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Speckled about the steep slopes are clumps of small, fieldstone cottages. Their crumbling mortar and aging stones are victim to the ravages of time. Sprawling green meadows, vivid and fertile lay terraced and latticed-worked with pastel pinks and blues of the prolific hydrangeas which form hedgerows and borders.

Throughout the town streets are narrow, they dart willy-nilly between tall houses.  The hooves of a horse resound as it gently picks its way over dark cobblestones  polished to a sheen by countless feet before. Upon its weary back and mounted side-saddle an old man journeys.

Although late summer the air is already crisp as it transports and mingles the salty tang of sea and other heady aromas that give a hint to the freshly made cheese and bread still browning in the ovens. This, somehow, remains commonplace to the people of the Azores.

Huddled together in the Atlantic Ocean, isolated, some seven-hundred and sixty nautical miles south-west of Lisbon lies Portugal’s fascinating volcanic island group. 

These nine islands are believed by some to be the remains of the legendary Atlantis.

 

This archipelago is, however, a veritable bastion of old-world European-style architecture, customs and charm. As though time has passed them by, the Azoreans maintain a lifestyle similar to that of their ancestors in centuries bygone.

Because of its geographic location, the island of Faial is a popular crossroads for Atlantic voyagers; a place to rest, undertake repairs and provision with food, fuel,  wine and water.

The colourful and bustling port of Horta was a welcome landfall on my first trans-Atlantic crossing by sailboat. It was there where I first came to hear of Orthon Silviera.

The neat little row-house where Orthon lived is near a mile from town. The main entrance to his workshop is down through a small trapdoor in the middle of the hallway floor. The place is a jumble of tools, books, whalebone and ham radio equipment. Standing room is limited to maybe three people—small people, although it’s common to see a dozen or more shoehorned in together.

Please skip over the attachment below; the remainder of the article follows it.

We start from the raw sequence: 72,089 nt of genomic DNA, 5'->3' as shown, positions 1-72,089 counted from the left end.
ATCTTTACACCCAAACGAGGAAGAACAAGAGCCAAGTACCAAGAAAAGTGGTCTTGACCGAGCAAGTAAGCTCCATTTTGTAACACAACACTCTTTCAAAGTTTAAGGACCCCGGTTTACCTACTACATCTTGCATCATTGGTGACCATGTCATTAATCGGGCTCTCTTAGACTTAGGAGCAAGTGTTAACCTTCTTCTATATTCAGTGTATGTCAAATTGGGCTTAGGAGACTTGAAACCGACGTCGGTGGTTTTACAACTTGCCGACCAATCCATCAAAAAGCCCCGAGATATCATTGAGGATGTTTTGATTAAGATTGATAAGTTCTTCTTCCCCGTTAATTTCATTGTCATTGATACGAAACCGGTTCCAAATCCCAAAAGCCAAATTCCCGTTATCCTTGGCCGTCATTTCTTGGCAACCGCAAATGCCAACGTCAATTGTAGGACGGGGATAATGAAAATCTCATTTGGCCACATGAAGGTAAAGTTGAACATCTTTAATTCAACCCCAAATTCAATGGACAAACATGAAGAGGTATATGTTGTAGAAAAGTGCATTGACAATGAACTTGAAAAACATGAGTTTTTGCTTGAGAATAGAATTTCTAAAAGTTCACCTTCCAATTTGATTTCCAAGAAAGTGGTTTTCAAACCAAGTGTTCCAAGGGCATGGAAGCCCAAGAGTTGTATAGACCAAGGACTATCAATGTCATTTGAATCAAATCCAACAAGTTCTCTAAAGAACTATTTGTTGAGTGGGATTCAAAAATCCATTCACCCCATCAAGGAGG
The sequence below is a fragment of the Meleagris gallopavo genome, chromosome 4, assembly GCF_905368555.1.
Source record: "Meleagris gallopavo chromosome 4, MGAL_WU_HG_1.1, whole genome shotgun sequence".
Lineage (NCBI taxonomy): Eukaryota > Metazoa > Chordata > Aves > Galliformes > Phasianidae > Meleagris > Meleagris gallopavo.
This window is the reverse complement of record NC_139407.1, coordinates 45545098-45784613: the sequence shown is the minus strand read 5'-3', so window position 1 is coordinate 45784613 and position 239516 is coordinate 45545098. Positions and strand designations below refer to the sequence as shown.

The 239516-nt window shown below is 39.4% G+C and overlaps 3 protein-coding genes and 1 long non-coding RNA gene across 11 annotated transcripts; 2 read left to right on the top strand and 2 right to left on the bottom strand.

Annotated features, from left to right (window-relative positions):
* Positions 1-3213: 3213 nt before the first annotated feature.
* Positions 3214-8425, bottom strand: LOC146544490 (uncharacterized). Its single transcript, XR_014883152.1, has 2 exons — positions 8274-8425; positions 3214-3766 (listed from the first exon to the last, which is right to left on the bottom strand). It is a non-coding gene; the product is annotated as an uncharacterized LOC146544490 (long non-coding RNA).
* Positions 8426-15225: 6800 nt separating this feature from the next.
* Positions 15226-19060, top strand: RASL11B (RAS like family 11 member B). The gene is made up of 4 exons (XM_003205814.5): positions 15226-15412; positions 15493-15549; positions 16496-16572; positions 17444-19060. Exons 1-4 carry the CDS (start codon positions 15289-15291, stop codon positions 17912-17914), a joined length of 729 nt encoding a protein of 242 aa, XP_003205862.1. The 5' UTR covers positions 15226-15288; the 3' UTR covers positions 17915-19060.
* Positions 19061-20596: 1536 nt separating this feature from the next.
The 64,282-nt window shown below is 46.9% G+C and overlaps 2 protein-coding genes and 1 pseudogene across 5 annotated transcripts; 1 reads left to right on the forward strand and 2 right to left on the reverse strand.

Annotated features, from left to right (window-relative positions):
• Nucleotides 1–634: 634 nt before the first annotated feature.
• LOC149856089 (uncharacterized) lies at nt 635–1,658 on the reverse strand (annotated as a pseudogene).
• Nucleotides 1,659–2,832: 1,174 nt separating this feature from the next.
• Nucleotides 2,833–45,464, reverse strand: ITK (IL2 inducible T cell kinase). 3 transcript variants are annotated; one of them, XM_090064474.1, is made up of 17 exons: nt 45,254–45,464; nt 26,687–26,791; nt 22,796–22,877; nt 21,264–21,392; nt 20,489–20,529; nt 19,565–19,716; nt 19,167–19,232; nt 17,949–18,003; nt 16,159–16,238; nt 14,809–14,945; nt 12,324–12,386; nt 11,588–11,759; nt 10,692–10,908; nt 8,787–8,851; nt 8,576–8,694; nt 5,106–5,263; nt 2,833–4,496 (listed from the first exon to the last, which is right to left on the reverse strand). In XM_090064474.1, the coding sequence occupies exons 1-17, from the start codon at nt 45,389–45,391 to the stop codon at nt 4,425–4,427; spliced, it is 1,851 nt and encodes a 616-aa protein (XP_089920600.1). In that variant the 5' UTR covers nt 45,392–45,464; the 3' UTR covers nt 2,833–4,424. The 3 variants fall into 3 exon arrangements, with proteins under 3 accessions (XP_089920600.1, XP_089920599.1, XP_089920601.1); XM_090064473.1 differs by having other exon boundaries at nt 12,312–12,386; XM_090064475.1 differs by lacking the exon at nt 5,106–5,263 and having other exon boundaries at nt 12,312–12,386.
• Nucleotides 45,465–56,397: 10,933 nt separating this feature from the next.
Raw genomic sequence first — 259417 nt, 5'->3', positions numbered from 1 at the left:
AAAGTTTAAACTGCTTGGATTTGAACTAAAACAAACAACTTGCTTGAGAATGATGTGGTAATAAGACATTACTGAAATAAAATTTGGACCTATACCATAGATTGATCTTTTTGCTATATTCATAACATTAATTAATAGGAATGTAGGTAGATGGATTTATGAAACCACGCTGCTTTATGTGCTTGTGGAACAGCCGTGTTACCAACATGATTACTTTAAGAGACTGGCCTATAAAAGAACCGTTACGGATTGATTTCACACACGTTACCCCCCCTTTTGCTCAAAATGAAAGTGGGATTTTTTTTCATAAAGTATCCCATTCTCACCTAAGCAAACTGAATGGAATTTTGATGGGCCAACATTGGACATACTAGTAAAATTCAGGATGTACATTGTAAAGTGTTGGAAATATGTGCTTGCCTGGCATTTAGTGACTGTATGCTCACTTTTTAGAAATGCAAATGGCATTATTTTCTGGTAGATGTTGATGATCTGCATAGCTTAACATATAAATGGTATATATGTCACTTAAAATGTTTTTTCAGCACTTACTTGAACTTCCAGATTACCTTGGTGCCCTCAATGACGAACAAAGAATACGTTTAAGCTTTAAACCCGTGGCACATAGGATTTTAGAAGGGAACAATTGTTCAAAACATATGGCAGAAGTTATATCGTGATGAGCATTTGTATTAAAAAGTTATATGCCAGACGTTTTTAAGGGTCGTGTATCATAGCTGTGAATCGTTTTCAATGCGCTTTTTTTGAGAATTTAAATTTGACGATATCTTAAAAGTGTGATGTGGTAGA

Orthon obviously loves having people around him, the very nature of the artist graces him with a keen insight into people and he is more than astute at judging their character.

Hunched over a scarred wooden desk in a corner, cramped and cluttered, sits Orthon.  The mute glow of a sole, dusty lamp causes one to squint. I watched silently as he plied his talent.The rare and almost extinct art of scrimshaw.

The Art of Scrimshaw Scrimshaw Etching scaled

Image for illustrative purposes only

Hardened and weather-beaten men with their hands tough and split, match the long, wooden shafts of their lethal harpoons. Almost forgotten now are those whalers of yore who, sometimes at sea for years at a stretch, brought scrimshawing into an art form. Those cheery huntsmen whilst in search of the whale   would scrape, sand, scribe and polish an ivory whale tooth into a masterpiece.

scrimshaw

Scrimshaw from Chaucer's Collection

I watched Orthon with great fascination. In an area before him among the clutter sat an ivory tooth, already buffed with sandpaper; about six inches in length, this curved cuspid had once belonged to the now protected great sperm whale.

Orthon’s working tool, a needle-like instrument of scalpel keenness, began deftly scribing. The white tooth was first blackened with India ink. Minute scratches from the tool begin to appear; depicted is a mast, some rigging and then a hull. Details of sails, waves and whales are born in a myriad of tiny white etches. Blackened once more, the tooth is then polished, leaving behind a work of scrimshaw art.

 

Video from David Adams Artworks

From 9 a.m. to 5 p.m. his doorbell rings, people arrive. ”Be careful of the hole!” he warns as his head pops up through the middle of the hallway floor. Some folk will simply visit and pay their respects, while others mill around waiting to buy a carving or to ask questions. Patiently the man tends to all as he continues to etch his work onto an ivory medallion or tooth.

 

Horta is a busied little port with various sized fishing craft, ferries and island traders coming and going. They refuel, load and unload. Often, it is safe refuge for those needing urgent repairs.

Horta sights 525x295

Many of the working craft look rather dubious as they are badly scraped and chafed.  By way of design they are completely open to the ravages of nature. One such trader rides ominously low in the water. Oddly perched atop sacks of grain is its cargo; an automobile awaiting its new destination.